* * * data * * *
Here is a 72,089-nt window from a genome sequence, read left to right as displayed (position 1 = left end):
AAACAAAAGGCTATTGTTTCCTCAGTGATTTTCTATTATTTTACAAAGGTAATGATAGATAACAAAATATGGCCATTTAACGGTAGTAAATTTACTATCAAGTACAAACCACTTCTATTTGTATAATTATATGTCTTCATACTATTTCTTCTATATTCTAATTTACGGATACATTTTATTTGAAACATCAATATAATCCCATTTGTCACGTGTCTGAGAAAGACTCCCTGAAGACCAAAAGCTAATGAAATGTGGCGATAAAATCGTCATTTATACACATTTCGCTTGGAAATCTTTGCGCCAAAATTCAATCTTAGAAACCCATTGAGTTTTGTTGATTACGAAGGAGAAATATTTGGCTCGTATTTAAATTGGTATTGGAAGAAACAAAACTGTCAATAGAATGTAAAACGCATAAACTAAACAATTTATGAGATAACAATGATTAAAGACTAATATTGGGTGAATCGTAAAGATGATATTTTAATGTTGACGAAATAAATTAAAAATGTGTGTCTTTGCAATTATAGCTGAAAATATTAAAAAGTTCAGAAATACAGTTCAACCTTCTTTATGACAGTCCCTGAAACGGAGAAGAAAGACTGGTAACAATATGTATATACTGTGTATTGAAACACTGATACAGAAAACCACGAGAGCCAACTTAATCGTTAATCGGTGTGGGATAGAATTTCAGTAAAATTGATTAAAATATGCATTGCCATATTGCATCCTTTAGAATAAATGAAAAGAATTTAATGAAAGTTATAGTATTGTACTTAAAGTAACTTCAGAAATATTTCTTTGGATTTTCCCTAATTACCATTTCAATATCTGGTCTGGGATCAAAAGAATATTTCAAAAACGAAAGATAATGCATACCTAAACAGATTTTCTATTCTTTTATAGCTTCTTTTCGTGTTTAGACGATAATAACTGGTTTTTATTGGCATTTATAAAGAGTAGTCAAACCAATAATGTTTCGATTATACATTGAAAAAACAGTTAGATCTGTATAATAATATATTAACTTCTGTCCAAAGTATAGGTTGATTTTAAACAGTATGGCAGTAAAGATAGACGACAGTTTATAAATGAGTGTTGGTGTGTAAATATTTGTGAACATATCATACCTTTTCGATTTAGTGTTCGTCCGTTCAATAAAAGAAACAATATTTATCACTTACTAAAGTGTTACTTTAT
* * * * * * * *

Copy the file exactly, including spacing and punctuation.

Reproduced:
Here is a 72,089-nt window from a genome sequence, read left to right as displayed (position 1 = left end):
AAACAAAAGGCTATTGTTTCCTCAGTGATTTTCTATTATTTTACAAAGGTAATGATAGATAACAAAATATGGCCATTTAACGGTAGTAAATTTACTATCAAGTACAAACCACTTCTATTTGTATAATTATATGTCTTCATACTATTTCTTCTATATTCTAATTTACGGATACATTTTATTTGAAACATCAATATAATCCCATTTGTCACGTGTCTGAGAAAGACTCCCTGAAGACCAAAAGCTAATGAAATGTGGCGATAAAATCGTCATTTATACACATTTCGCTTGGAAATCTTTGCGCCAAAATTCAATCTTAGAAACCCATTGAGTTTTGTTGATTACGAAGGAGAAATATTTGGCTCGTATTTAAATTGGTATTGGAAGAAACAAAACTGTCAATAGAATGTAAAACGCATAAACTAAACAATTTATGAGATAACAATGATTAAAGACTAATATTGGGTGAATCGTAAAGATGATATTTTAATGTTGACGAAATAAATTAAAAATGTGTGTCTTTGCAATTATAGCTGAAAATATTAAAAAGTTCAGAAATACAGTTCAACCTTCTTTATGACAGTCCCTGAAACGGAGAAGAAAGACTGGTAACAATATGTATATACTGTGTATTGAAACACTGATACAGAAAACCACGAGAGCCAACTTAATCGTTAATCGGTGTGGGATAGAATTTCAGTAAAATTGATTAAAATATGCATTGCCATATTGCATCCTTTAGAATAAATGAAAAGAATTTAATGAAAGTTATAGTATTGTACTTAAAGTAACTTCAGAAATATTTCTTTGGATTTTCCCTAATTACCATTTCAATATCTGGTCTGGGATCAAAAGAATATTTCAAAAACGAAAGATAATGCATACCTAAACAGATTTTCTATTCTTTTATAGCTTCTTTTCGTGTTTAGACGATAATAACTGGTTTTTATTGGCATTTATAAAGAGTAGTCAAACCAATAATGTTTCGATTATACATTGAAAAAACAGTTAGATCTGTATAATAATATATTAACTTCTGTCCAAAGTATAGGTTGATTTTAAACAGTATGGCAGTAAAGATAGACGACAGTTTATAAATGAGTGTTGGTGTGTAAATATTTGTGAACATATCATACCTTTTCGATTTAGTGTTCGTCCGTTCAATAAAAGAAACAATATTTATCACTTACTAAAGTGTTACTTTAT